A great international bestseller, the book in which, on the eve of the millennium, Pope John Paul II brings to an accessible level the great theological concerns of our lives. He goes to the heart of his personal beliefs and speaks with passion about the existence of God; about the dignity of man; about pain, suffering, and evil; about eternal life and the meaning of salvation; about hope; about the relationship of Christianity to other faiths and of Catholicism to other branches of the Christian faith. With the humility and generosity of spirit for which he is known, John Paul II speaks directly and forthrightly to all people. His Message:
In Crossing the Threshold, Metaphors of an Evolving Faith, Harlene Walker invites us to accompany her on a metaphorical hike through her cathedral forest while she explores her Christian faith and spirituality. In the land of "don't know," the landscape changes radically until we finally come to an open garden of compassion. Her faith-life evolves: realistically she recognizes that our society has evolved from post-Christian to post-theistic. In this new paradigm, as she laughs, cries, and feels frustrated or surprised, she sees both her spirituality and her faith strengthen. She has prepared herself, and us, to grow deeper into the wisdom of the heart and soul. As we accompany her through many personal conversions, Walker shows us that crossing thresholds is the work of body, mind, and spirit, and that there is more than one threshold to cross.
Release on 2010 | by Paul O. Wieland Pe,Paul O. Wieland
Advancing Into Space to Benefit the Earth
Author: Paul O. Wieland Pe,Paul O. Wieland
We are on the cusp of a 21theCrossing the ThresholdRocket Boys/October SkyThe Essential Engineer: Why Science Alone Will Not Solve Our Global ProblemsAugustine's LawsThe Exploration of the Solar System
Release on 2003 | by Nicholas Wijnberg,Philip Martyn
Practical and Spiritual Guidance on Death and Dying
Author: Nicholas Wijnberg,Philip Martyn
Pubpsher: Temple Lodge Publishing
Based on the Work of Rudolf Steiner When faced with the prospect of death--our own or someone else's--there is often little time to prepare. This book presents a wealth of practical and spiritual guidance on all aspects of death and dying. Writing from the perspective of Rudolf Steiner's spiritual philosophy, the authors suggest ways of coping with the time leading up to death and also the period afterwards. They examine different circumstances of death and offer advice on practical questions such as the arrangement of funerals, laying out of the body, legal requirements and wills. They also suggest how those who remain on earth can continue to relate to the departed souls of the deceased.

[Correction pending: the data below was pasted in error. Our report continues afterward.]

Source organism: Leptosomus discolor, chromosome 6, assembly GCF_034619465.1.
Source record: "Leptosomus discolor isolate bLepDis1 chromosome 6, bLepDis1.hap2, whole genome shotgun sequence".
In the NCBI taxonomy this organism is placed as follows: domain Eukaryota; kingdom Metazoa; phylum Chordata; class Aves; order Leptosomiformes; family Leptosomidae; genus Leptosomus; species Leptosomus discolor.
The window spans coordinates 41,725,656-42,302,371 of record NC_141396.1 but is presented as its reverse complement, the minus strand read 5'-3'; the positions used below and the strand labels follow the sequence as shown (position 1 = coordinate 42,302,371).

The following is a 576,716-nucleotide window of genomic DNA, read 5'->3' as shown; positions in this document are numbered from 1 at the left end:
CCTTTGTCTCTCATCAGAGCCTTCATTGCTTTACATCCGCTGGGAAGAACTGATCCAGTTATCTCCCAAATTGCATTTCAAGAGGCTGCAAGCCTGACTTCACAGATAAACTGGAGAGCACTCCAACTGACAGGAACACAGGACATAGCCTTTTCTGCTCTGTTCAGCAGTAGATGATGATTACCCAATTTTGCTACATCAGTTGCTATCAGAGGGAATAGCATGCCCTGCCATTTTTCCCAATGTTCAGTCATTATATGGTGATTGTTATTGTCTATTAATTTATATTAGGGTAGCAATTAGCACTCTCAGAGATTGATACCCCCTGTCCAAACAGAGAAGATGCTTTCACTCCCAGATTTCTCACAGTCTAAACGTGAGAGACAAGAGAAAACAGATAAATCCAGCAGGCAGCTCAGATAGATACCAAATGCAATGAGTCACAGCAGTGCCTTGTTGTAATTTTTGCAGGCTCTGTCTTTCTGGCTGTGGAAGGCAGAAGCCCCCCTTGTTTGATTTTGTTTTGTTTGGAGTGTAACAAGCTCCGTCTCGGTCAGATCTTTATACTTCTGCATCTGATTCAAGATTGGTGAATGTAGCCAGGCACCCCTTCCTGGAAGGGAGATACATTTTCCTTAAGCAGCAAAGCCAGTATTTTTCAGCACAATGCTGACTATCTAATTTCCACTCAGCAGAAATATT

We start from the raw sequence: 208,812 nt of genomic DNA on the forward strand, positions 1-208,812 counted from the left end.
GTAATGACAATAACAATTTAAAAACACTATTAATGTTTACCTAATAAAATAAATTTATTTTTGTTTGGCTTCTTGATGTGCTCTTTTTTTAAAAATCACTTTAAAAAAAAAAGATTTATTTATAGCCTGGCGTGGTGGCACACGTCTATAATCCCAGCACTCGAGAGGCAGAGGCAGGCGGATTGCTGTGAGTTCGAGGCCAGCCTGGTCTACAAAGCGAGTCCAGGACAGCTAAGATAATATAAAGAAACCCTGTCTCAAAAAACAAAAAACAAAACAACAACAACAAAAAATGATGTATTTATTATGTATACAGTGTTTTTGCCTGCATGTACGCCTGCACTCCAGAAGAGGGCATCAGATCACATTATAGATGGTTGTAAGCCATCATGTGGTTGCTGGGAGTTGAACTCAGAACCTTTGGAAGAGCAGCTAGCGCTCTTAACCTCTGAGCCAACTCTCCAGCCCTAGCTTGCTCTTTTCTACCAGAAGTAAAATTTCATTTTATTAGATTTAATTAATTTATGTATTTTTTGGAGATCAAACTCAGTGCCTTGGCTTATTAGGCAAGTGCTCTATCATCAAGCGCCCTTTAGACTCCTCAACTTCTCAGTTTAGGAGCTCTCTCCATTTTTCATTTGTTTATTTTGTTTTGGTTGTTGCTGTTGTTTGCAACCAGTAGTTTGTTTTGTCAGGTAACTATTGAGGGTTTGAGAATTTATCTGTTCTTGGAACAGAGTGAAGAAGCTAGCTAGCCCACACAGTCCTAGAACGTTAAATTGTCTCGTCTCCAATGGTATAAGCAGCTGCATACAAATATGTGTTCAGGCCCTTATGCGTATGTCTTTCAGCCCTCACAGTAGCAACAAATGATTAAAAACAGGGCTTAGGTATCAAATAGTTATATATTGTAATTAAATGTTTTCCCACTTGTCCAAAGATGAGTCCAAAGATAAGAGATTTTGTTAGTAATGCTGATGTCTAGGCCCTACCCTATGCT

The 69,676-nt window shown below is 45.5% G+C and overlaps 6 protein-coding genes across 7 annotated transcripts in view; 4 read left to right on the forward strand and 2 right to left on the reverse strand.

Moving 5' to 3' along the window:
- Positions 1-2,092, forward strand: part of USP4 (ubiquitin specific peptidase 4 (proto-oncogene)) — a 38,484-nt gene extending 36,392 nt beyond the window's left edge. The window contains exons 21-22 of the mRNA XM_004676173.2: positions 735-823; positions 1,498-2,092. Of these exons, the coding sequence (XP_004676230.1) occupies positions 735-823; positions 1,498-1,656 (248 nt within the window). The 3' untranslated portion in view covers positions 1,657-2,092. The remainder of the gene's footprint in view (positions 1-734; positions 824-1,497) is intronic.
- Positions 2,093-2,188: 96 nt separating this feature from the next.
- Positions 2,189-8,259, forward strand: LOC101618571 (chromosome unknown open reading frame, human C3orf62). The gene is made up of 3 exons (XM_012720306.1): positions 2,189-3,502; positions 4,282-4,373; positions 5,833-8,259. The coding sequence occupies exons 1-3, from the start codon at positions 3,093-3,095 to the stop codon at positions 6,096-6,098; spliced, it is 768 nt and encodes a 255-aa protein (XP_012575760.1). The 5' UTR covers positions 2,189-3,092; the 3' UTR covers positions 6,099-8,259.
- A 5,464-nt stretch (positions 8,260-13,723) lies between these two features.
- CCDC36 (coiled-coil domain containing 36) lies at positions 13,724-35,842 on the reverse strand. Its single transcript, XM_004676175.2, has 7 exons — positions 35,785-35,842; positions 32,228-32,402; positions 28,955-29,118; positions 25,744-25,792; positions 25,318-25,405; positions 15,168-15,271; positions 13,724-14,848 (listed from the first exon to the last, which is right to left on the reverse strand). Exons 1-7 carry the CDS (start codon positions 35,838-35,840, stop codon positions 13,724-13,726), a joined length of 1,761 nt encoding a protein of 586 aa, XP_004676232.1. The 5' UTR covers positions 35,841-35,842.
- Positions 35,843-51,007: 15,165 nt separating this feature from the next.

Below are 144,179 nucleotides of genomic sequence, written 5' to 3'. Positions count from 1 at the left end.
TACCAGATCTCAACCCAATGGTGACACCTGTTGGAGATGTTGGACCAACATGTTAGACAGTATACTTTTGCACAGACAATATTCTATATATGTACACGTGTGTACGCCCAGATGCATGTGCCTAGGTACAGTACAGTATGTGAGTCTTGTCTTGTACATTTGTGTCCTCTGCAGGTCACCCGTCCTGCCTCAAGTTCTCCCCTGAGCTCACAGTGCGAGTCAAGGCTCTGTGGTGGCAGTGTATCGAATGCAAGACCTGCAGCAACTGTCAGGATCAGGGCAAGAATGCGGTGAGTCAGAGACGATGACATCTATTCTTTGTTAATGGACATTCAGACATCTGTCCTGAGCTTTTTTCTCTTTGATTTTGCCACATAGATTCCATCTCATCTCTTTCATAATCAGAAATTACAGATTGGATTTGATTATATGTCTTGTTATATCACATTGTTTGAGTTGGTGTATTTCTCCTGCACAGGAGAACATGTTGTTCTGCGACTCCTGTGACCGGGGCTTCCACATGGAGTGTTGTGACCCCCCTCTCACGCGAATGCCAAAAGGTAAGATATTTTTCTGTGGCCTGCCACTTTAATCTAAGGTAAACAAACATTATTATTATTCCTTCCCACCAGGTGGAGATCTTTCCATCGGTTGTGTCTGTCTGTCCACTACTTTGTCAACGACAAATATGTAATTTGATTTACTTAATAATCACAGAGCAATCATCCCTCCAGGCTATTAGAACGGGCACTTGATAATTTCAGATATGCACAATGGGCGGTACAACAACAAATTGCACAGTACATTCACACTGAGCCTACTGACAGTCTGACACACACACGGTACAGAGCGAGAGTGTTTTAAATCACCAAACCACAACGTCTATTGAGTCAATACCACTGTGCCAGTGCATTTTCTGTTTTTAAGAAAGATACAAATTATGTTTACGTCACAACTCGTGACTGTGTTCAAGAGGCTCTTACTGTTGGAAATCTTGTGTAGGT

Despite all the hoopla about Pope John Paul II, some believe he has been an unparalleled disaster in the history of the papacy and of the Church. In Crossing the Threshold of Confusion, author Andrew J. McCauley examines the record of this pope and discusses the harm he has done or has allowed to have happened not only to the Church but to Western civilization. McCauley uncovers countless faults many Catholic leaders have overlooked, including: Pope John Paul II's failure to enforce discipline in the Church, especially against widespread sexual abuse by priests; his statements alleging and implying universal salvation; the destabilization of marriage caused by his theology of the body ; the conflicting messages that confuse the Church's position on capital punishment; his stance on the nature of the Church as a result of Vatican II. This exploration of recent Catholic history studies the ideas, writings, and policies of Pope John Paul II, from his life a young priest to his final days as pope, and examines their compatibility with traditional Catholic doctrine and practice. Crossing the Threshold of Confusion presents a case against the canonization of Pope John Paul II and demonstrates how his record warrants condemnation.
A New Vision of Marriage in the Light of John Paul II's Anthropology
Author: Mary Shivanandan
Pubpsher: CUA Press
Humanae Vitae predicted the disintegration of marriage and family life, partly as a result of the widespread use of contraception. Pope John Paul II has since articulated a fresh understanding of marriage, love and sexuality which takes account of the dignity of the human person, and especially of women. In this exhaustive and scholarly assessment of his Christian anthropology, Mary Shivanandan examines the scientific data and the theological analysis that underlie these teachings on marriage and sexuality. Her book will be an essential text for the study of the development, meaning and implications of Catholic doctrine in this controversial area.